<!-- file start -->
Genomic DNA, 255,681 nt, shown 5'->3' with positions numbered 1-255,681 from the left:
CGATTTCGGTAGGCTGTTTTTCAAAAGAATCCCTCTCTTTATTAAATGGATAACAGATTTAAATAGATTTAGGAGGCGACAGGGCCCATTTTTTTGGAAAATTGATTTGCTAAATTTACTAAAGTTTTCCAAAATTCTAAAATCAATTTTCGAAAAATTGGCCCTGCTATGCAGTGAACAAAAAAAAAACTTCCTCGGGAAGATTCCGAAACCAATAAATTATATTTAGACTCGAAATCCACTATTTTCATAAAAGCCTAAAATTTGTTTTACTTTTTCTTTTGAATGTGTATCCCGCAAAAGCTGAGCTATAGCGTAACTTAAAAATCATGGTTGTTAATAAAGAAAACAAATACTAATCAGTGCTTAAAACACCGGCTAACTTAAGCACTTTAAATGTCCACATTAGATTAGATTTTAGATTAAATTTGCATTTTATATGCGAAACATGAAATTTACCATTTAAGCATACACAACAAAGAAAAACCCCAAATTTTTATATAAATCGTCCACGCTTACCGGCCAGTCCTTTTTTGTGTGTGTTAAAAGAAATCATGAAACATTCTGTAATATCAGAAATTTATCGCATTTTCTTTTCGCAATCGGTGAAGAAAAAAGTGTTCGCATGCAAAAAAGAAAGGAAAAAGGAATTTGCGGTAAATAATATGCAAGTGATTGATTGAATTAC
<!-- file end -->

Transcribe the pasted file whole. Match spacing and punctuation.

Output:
Genomic DNA, 255,681 nt, shown 5'->3' with positions numbered 1-255,681 from the left:
CGATTTCGGTAGGCTGTTTTTCAAAAGAATCCCTCTCTTTATTAAATGGATAACAGATTTAAATAGATTTAGGAGGCGACAGGGCCCATTTTTTTGGAAAATTGATTTGCTAAATTTACTAAAGTTTTCCAAAATTCTAAAATCAATTTTCGAAAAATTGGCCCTGCTATGCAGTGAACAAAAAAAAAACTTCCTCGGGAAGATTCCGAAACCAATAAATTATATTTAGACTCGAAATCCACTATTTTCATAAAAGCCTAAAATTTGTTTTACTTTTTCTTTTGAATGTGTATCCCGCAAAAGCTGAGCTATAGCGTAACTTAAAAATCATGGTTGTTAATAAAGAAAACAAATACTAATCAGTGCTTAAAACACCGGCTAACTTAAGCACTTTAAATGTCCACATTAGATTAGATTTTAGATTAAATTTGCATTTTATATGCGAAACATGAAATTTACCATTTAAGCATACACAACAAAGAAAAACCCCAAATTTTTATATAAATCGTCCACGCTTACCGGCCAGTCCTTTTTTGTGTGTGTTAAAAGAAATCATGAAACATTCTGTAATATCAGAAATTTATCGCATTTTCTTTTCGCAATCGGTGAAGAAAAAAGTGTTCGCATGCAAAAAAGAAAGGAAAAAGGAATTTGCGGTAAATAATATGCAAGTGATTGATTGAATTAC